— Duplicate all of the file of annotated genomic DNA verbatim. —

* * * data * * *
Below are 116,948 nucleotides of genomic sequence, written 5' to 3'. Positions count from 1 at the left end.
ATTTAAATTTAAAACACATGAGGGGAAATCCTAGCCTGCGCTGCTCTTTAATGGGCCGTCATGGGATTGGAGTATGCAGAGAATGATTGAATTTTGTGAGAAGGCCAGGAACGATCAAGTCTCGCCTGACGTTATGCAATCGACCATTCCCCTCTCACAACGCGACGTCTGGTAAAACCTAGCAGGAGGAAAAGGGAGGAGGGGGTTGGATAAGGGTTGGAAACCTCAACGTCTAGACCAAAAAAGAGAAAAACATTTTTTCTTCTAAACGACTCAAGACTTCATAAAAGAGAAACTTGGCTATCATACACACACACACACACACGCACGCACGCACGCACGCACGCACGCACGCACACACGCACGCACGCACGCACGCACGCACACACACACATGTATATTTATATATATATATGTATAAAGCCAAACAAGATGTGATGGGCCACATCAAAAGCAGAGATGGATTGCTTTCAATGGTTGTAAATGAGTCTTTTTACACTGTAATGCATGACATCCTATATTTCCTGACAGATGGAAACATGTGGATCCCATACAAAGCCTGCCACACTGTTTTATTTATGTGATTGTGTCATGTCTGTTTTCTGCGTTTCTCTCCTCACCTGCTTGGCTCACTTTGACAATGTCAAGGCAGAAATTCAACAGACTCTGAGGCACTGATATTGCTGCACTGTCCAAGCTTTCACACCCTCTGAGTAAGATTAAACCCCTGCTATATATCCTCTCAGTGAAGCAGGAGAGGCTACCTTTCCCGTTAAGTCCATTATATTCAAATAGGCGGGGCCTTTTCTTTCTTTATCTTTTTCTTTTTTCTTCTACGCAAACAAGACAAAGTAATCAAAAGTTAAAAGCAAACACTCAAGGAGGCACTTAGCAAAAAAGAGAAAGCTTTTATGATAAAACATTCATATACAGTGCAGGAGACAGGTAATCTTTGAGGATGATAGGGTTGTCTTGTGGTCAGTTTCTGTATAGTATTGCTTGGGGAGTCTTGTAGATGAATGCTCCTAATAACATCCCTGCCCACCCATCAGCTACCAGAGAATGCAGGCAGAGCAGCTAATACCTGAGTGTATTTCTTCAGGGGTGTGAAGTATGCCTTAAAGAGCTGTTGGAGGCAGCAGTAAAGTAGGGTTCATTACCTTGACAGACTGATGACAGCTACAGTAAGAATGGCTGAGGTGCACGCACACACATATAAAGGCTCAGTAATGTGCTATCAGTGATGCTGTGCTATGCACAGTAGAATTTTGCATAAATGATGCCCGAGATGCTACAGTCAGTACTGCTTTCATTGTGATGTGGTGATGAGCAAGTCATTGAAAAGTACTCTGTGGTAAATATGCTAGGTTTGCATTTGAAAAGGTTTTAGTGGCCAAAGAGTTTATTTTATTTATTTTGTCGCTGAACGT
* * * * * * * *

Below are 116,948 nucleotides of genomic sequence, written 5' to 3'. Positions count from 1 at the left end.
ATTTAAATTTAAAACACATGAGGGGAAATCCTAGCCTGCGCTGCTCTTTAATGGGCCGTCATGGGATTGGAGTATGCAGAGAATGATTGAATTTTGTGAGAAGGCCAGGAACGATCAAGTCTCGCCTGACGTTATGCAATCGACCATTCCCCTCTCACAACGCGACGTCTGGTAAAACCTAGCAGGAGGAAAAGGGAGGAGGGGGTTGGATAAGGGTTGGAAACCTCAACGTCTAGACCAAAAAAGAGAAAAACATTTTTTCTTCTAAACGACTCAAGACTTCATAAAAGAGAAACTTGGCTATCATACACACACACACACACACGCACGCACGCACGCACGCACGCACGCACGCACACACGCACGCACGCACGCACGCACGCACACACACACATGTATATTTATATATATATATGTATAAAGCCAAACAAGATGTGATGGGCCACATCAAAAGCAGAGATGGATTGCTTTCAATGGTTGTAAATGAGTCTTTTTACACTGTAATGCATGACATCCTATATTTCCTGACAGATGGAAACATGTGGATCCCATACAAAGCCTGCCACACTGTTTTATTTATGTGATTGTGTCATGTCTGTTTTCTGCGTTTCTCTCCTCACCTGCTTGGCTCACTTTGACAATGTCAAGGCAGAAATTCAACAGACTCTGAGGCACTGATATTGCTGCACTGTCCAAGCTTTCACACCCTCTGAGTAAGATTAAACCCCTGCTATATATCCTCTCAGTGAAGCAGGAGAGGCTACCTTTCCCGTTAAGTCCATTATATTCAAATAGGCGGGGCCTTTTCTTTCTTTATCTTTTTCTTTTTTCTTCTACGCAAACAAGACAAAGTAATCAAAAGTTAAAAGCAAACACTCAAGGAGGCACTTAGCAAAAAAGAGAAAGCTTTTATGATAAAACATTCATATACAGTGCAGGAGACAGGTAATCTTTGAGGATGATAGGGTTGTCTTGTGGTCAGTTTCTGTATAGTATTGCTTGGGGAGTCTTGTAGATGAATGCTCCTAATAACATCCCTGCCCACCCATCAGCTACCAGAGAATGCAGGCAGAGCAGCTAATACCTGAGTGTATTTCTTCAGGGGTGTGAAGTATGCCTTAAAGAGCTGTTGGAGGCAGCAGTAAAGTAGGGTTCATTACCTTGACAGACTGATGACAGCTACAGTAAGAATGGCTGAGGTGCACGCACACACATATAAAGGCTCAGTAATGTGCTATCAGTGATGCTGTGCTATGCACAGTAGAATTTTGCATAAATGATGCCCGAGATGCTACAGTCAGTACTGCTTTCATTGTGATGTGGTGATGAGCAAGTCATTGAAAAGTACTCTGTGGTAAATATGCTAGGTTTGCATTTGAAAAGGTTTTAGTGGCCAAAGAGTTTATTTTATTTATTTTGTCGCTGAACGT